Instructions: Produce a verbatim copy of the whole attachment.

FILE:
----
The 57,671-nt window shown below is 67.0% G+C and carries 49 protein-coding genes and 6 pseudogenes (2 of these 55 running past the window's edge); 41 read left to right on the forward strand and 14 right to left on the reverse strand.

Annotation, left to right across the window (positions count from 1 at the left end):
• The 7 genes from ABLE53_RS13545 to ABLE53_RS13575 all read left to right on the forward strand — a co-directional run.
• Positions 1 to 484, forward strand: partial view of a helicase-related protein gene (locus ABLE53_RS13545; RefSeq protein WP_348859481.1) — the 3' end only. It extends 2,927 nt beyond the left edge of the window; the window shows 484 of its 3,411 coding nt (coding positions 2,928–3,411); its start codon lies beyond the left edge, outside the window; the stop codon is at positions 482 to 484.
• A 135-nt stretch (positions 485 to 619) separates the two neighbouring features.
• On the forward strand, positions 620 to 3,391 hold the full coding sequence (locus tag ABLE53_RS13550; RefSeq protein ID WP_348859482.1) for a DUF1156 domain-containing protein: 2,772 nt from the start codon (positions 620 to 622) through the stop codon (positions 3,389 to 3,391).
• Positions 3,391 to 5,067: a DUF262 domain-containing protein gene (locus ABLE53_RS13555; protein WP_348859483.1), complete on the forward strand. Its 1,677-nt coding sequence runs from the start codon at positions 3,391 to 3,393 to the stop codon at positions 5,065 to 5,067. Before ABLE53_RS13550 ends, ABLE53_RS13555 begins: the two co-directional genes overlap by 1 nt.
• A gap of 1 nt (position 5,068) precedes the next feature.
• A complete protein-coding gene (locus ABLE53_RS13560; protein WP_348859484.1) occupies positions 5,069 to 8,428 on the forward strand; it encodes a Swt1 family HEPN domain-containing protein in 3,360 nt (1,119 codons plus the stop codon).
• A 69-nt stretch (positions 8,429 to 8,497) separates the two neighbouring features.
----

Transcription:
The 57,671-nt window shown below is 67.0% G+C and carries 49 protein-coding genes and 6 pseudogenes (2 of these 55 running past the window's edge); 41 read left to right on the forward strand and 14 right to left on the reverse strand.

Annotation, left to right across the window (positions count from 1 at the left end):
• The 7 genes from ABLE53_RS13545 to ABLE53_RS13575 all read left to right on the forward strand — a co-directional run.
• Positions 1 to 484, forward strand: partial view of a helicase-related protein gene (locus ABLE53_RS13545; RefSeq protein WP_348859481.1) — the 3' end only. It extends 2,927 nt beyond the left edge of the window; the window shows 484 of its 3,411 coding nt (coding positions 2,928–3,411); its start codon lies beyond the left edge, outside the window; the stop codon is at positions 482 to 484.
• A 135-nt stretch (positions 485 to 619) separates the two neighbouring features.
• On the forward strand, positions 620 to 3,391 hold the full coding sequence (locus tag ABLE53_RS13550; RefSeq protein ID WP_348859482.1) for a DUF1156 domain-containing protein: 2,772 nt from the start codon (positions 620 to 622) through the stop codon (positions 3,389 to 3,391).
• Positions 3,391 to 5,067: a DUF262 domain-containing protein gene (locus ABLE53_RS13555; protein WP_348859483.1), complete on the forward strand. Its 1,677-nt coding sequence runs from the start codon at positions 3,391 to 3,393 to the stop codon at positions 5,065 to 5,067. Before ABLE53_RS13550 ends, ABLE53_RS13555 begins: the two co-directional genes overlap by 1 nt.
• A gap of 1 nt (position 5,068) precedes the next feature.
• A complete protein-coding gene (locus ABLE53_RS13560; protein WP_348859484.1) occupies positions 5,069 to 8,428 on the forward strand; it encodes a Swt1 family HEPN domain-containing protein in 3,360 nt (1,119 codons plus the stop codon).
• A 69-nt stretch (positions 8,429 to 8,497) separates the two neighbouring features.